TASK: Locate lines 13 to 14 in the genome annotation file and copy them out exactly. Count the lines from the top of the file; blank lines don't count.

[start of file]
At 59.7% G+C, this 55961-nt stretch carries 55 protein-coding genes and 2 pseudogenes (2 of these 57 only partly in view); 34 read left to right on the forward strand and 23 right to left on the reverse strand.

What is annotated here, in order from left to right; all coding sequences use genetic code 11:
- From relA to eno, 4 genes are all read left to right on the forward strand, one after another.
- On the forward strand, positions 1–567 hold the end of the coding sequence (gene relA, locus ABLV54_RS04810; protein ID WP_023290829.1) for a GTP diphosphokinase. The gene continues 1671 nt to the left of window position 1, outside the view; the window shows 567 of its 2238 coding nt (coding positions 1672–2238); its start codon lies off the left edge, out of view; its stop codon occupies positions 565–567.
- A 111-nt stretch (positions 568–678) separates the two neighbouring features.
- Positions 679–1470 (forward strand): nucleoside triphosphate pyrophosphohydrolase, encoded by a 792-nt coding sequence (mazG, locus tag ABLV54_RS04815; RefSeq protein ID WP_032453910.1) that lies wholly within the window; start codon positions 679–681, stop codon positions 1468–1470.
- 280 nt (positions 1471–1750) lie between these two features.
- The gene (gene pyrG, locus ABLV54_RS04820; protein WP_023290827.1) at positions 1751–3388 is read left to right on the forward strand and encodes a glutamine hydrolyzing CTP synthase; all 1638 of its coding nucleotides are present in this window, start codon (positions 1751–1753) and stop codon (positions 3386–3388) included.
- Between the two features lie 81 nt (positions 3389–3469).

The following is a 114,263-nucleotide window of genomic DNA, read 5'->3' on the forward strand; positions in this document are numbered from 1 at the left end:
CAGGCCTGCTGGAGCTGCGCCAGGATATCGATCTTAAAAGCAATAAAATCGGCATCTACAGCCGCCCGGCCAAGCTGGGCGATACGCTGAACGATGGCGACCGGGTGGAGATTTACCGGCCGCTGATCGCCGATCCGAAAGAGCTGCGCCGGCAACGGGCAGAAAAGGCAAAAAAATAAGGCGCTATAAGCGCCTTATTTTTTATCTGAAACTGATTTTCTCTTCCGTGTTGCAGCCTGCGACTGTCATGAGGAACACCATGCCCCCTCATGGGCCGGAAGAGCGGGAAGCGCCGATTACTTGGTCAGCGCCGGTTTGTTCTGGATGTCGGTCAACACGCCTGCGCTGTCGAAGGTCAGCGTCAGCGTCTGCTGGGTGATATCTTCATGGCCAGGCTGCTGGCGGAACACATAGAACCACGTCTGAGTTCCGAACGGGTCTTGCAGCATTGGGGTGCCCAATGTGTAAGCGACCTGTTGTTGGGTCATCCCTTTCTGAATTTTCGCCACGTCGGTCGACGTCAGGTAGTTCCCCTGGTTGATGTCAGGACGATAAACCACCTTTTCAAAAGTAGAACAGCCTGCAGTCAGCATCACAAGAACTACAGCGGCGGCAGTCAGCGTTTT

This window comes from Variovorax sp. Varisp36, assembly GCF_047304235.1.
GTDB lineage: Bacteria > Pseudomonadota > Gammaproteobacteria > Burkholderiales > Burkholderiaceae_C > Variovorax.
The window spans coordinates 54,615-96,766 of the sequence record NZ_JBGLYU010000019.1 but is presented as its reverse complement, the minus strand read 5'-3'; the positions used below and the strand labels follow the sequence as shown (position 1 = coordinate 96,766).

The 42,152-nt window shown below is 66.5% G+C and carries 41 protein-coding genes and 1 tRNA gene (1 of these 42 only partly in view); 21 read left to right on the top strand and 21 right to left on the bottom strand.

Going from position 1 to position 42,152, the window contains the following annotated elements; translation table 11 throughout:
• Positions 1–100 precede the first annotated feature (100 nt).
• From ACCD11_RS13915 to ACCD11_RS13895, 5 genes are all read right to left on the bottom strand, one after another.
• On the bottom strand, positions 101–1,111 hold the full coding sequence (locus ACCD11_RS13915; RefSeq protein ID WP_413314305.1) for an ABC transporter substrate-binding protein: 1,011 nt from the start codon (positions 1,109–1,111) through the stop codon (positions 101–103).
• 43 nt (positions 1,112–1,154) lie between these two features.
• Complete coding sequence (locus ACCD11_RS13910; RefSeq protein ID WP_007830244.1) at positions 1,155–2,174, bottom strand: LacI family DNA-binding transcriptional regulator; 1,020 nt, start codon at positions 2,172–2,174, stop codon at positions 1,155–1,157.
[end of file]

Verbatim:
GTDB lineage: Bacteria > Pseudomonadota > Gammaproteobacteria > Burkholderiales > Burkholderiaceae_C > Variovorax.
The window spans coordinates 54,615-96,766 of the sequence record NZ_JBGLYU010000019.1 but is presented as its reverse complement, the minus strand read 5'-3'; the positions used below and the strand labels follow the sequence as shown (position 1 = coordinate 96,766).